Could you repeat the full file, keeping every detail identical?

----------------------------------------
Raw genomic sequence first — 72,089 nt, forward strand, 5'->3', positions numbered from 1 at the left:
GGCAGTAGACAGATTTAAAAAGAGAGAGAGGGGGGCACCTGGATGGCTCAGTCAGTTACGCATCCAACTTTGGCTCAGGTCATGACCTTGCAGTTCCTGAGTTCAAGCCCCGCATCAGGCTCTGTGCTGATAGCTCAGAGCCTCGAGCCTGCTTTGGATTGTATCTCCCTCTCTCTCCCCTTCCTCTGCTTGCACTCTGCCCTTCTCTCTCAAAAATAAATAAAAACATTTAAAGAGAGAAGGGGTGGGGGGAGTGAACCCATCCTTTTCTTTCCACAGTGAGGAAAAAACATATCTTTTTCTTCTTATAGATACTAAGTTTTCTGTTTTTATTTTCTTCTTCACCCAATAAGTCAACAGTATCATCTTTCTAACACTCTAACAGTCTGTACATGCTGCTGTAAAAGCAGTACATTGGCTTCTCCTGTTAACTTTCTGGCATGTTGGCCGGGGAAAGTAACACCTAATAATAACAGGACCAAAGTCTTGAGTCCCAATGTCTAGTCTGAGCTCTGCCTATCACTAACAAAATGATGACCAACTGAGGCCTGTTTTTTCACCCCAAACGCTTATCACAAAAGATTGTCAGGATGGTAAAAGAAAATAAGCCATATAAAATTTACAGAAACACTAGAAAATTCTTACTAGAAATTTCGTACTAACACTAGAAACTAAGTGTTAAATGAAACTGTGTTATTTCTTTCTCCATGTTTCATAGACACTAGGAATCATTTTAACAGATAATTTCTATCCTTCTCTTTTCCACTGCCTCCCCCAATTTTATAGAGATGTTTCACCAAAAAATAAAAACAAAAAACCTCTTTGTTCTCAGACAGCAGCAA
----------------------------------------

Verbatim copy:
Raw genomic sequence first — 72,089 nt, forward strand, 5'->3', positions numbered from 1 at the left:
GGCAGTAGACAGATTTAAAAAGAGAGAGAGGGGGGCACCTGGATGGCTCAGTCAGTTACGCATCCAACTTTGGCTCAGGTCATGACCTTGCAGTTCCTGAGTTCAAGCCCCGCATCAGGCTCTGTGCTGATAGCTCAGAGCCTCGAGCCTGCTTTGGATTGTATCTCCCTCTCTCTCCCCTTCCTCTGCTTGCACTCTGCCCTTCTCTCTCAAAAATAAATAAAAACATTTAAAGAGAGAAGGGGTGGGGGGAGTGAACCCATCCTTTTCTTTCCACAGTGAGGAAAAAACATATCTTTTTCTTCTTATAGATACTAAGTTTTCTGTTTTTATTTTCTTCTTCACCCAATAAGTCAACAGTATCATCTTTCTAACACTCTAACAGTCTGTACATGCTGCTGTAAAAGCAGTACATTGGCTTCTCCTGTTAACTTTCTGGCATGTTGGCCGGGGAAAGTAACACCTAATAATAACAGGACCAAAGTCTTGAGTCCCAATGTCTAGTCTGAGCTCTGCCTATCACTAACAAAATGATGACCAACTGAGGCCTGTTTTTTCACCCCAAACGCTTATCACAAAAGATTGTCAGGATGGTAAAAGAAAATAAGCCATATAAAATTTACAGAAACACTAGAAAATTCTTACTAGAAATTTCGTACTAACACTAGAAACTAAGTGTTAAATGAAACTGTGTTATTTCTTTCTCCATGTTTCATAGACACTAGGAATCATTTTAACAGATAATTTCTATCCTTCTCTTTTCCACTGCCTCCCCCAATTTTATAGAGATGTTTCACCAAAAAATAAAAACAAAAAACCTCTTTGTTCTCAGACAGCAGCAA